You know I honestly never even considered...?
I've recently spent a couple of enjoyable hours parsing through Vanity of the Vanities' excellent set of articles and music samples dealing with the fascinating local Carolinian "beach music" genre, an interesting parallel to northern soul and the missing link between The Swinging Medallions and The Chairmen of the Board. Loads of meaty info, relevant interviews and interesting analyses.
But what really fascinated me was the portrayal of the scene's DJs, especially in the two follow-up articles. Because they, and by extension the entire craft of DJing, were portrayed as highly suspect and possibly even evil.
It's a very peculiar thought to me but it actually makes surprising amounts of sense from some perspectives. I've been brought up on enough positive accounts of the DJing profession to have a highly romanticised view of it, and I'm fascinated by how a good DJ works. DJs manipulate their audience in interesting ways, shape narratives of music, cleverly subvert the intentions of the original artists, link together diverse records and create fascinatingly complete new sounds and genres.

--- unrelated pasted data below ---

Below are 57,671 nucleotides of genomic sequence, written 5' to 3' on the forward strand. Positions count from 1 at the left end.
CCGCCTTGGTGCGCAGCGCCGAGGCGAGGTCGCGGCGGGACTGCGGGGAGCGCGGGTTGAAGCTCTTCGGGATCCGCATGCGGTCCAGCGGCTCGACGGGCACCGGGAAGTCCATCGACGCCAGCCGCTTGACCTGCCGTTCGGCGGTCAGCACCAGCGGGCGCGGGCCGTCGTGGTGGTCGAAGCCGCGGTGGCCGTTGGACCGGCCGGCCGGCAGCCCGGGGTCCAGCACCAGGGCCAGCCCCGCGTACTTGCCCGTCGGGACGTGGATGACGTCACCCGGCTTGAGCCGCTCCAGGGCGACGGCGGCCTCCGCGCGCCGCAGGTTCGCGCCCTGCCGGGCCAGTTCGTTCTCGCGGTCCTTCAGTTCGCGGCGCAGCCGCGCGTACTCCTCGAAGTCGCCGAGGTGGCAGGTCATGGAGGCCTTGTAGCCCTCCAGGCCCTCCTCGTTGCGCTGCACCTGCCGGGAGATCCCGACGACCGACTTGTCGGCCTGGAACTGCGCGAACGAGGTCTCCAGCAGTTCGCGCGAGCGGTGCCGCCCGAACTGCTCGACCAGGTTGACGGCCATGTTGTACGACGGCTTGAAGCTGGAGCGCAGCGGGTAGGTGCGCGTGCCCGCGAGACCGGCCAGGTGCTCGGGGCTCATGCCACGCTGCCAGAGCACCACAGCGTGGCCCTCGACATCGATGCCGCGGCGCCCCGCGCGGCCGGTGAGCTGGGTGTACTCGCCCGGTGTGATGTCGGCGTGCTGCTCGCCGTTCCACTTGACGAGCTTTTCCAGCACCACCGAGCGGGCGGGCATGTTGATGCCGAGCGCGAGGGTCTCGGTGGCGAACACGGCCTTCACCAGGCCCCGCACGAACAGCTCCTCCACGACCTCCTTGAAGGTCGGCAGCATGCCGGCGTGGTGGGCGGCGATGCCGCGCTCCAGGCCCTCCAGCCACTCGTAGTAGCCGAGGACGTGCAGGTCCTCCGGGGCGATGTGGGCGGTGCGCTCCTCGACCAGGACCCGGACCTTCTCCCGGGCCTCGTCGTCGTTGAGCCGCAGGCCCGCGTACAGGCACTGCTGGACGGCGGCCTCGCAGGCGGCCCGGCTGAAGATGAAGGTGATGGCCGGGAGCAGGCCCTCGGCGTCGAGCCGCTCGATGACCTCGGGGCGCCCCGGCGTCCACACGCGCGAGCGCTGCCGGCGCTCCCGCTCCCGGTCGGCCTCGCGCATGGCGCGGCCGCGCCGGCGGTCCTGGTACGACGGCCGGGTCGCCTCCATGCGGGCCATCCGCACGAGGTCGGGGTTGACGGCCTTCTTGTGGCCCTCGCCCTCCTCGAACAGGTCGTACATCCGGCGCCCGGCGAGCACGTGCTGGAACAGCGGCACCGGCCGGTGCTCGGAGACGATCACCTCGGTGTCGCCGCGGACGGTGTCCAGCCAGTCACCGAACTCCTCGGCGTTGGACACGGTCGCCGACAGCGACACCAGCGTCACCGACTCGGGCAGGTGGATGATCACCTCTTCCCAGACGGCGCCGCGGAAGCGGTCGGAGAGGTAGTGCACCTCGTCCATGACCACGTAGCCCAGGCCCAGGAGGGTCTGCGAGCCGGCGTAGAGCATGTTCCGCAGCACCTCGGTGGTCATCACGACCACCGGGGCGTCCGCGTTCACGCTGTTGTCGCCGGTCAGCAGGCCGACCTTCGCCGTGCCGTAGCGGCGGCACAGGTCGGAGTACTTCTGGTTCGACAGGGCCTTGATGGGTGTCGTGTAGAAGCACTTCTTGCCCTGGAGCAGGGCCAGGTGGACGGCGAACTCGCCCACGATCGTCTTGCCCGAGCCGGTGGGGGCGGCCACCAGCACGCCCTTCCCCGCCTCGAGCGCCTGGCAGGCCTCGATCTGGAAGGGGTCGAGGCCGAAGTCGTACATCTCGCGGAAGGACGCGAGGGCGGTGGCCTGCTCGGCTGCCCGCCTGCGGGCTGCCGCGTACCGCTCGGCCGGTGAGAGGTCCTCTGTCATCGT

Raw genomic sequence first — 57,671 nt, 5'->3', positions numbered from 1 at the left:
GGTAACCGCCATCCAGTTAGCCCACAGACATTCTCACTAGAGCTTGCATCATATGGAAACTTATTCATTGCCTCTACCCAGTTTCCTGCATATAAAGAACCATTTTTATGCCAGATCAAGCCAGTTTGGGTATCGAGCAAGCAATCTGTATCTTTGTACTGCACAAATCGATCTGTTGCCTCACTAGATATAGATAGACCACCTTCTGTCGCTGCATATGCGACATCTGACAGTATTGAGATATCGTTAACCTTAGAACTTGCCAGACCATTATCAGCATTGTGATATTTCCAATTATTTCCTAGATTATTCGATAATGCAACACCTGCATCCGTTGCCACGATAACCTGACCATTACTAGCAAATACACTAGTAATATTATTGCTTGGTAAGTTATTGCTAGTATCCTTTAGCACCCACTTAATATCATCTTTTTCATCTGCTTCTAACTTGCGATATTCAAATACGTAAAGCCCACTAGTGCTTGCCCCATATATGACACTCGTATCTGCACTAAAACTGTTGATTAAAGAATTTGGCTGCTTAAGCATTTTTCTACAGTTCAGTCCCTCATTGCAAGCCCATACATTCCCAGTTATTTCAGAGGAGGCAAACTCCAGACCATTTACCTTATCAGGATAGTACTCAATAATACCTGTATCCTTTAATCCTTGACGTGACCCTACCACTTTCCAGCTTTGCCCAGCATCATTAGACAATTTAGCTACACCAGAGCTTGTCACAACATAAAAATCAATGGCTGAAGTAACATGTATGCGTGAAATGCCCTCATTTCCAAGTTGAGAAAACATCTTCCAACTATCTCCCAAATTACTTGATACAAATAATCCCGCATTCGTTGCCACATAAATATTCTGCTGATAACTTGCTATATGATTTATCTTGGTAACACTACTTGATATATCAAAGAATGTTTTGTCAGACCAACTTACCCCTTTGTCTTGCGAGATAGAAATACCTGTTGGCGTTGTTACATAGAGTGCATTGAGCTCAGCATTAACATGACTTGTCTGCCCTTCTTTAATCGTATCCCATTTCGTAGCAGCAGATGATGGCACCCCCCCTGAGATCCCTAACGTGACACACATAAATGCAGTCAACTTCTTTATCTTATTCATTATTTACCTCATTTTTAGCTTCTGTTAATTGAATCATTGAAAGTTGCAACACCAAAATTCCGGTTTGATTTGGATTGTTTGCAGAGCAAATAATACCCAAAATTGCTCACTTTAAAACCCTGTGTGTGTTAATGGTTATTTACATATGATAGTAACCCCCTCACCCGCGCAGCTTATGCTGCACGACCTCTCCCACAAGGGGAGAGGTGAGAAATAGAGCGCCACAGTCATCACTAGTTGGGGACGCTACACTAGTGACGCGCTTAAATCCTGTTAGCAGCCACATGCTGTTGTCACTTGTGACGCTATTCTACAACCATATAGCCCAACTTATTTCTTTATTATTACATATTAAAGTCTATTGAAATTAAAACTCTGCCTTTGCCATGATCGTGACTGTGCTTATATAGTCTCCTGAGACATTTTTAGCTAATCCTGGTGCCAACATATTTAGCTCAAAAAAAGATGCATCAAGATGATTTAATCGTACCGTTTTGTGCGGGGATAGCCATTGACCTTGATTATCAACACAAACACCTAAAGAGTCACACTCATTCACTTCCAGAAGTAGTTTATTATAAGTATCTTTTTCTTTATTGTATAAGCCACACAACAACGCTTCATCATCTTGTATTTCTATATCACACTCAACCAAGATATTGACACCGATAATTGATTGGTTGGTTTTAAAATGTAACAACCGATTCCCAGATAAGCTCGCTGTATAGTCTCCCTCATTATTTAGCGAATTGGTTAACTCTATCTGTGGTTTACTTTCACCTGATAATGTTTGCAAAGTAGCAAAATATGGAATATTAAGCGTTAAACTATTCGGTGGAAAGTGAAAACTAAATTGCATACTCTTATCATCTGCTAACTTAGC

But all those skills can just as well be used for, well, bad things. Malevolent manipulation. Insinuating narratives and connections, cruelly warped artistic intentions, preserving old genres by moulding new records into their limited vocabularies. The authors of the article bring up the example of how beach DJs regularly bowdlerise R&B records of all their rapping so as not to offend the audiences with the "degenerate" content they contain.
I think it's a fascinating twist of perspective, and I'm surprised it comes so natural to the writers. Because rejecting DJ craftiness, like David Mancuso famously did in the late seventies, seems so strongly connected with conservatism and 19th-century ideas of "genius" and "the work". I guess that ought to teach me to try to see the opposite perspective as well.
Ilê Aiyê Festival 2017
4 days ago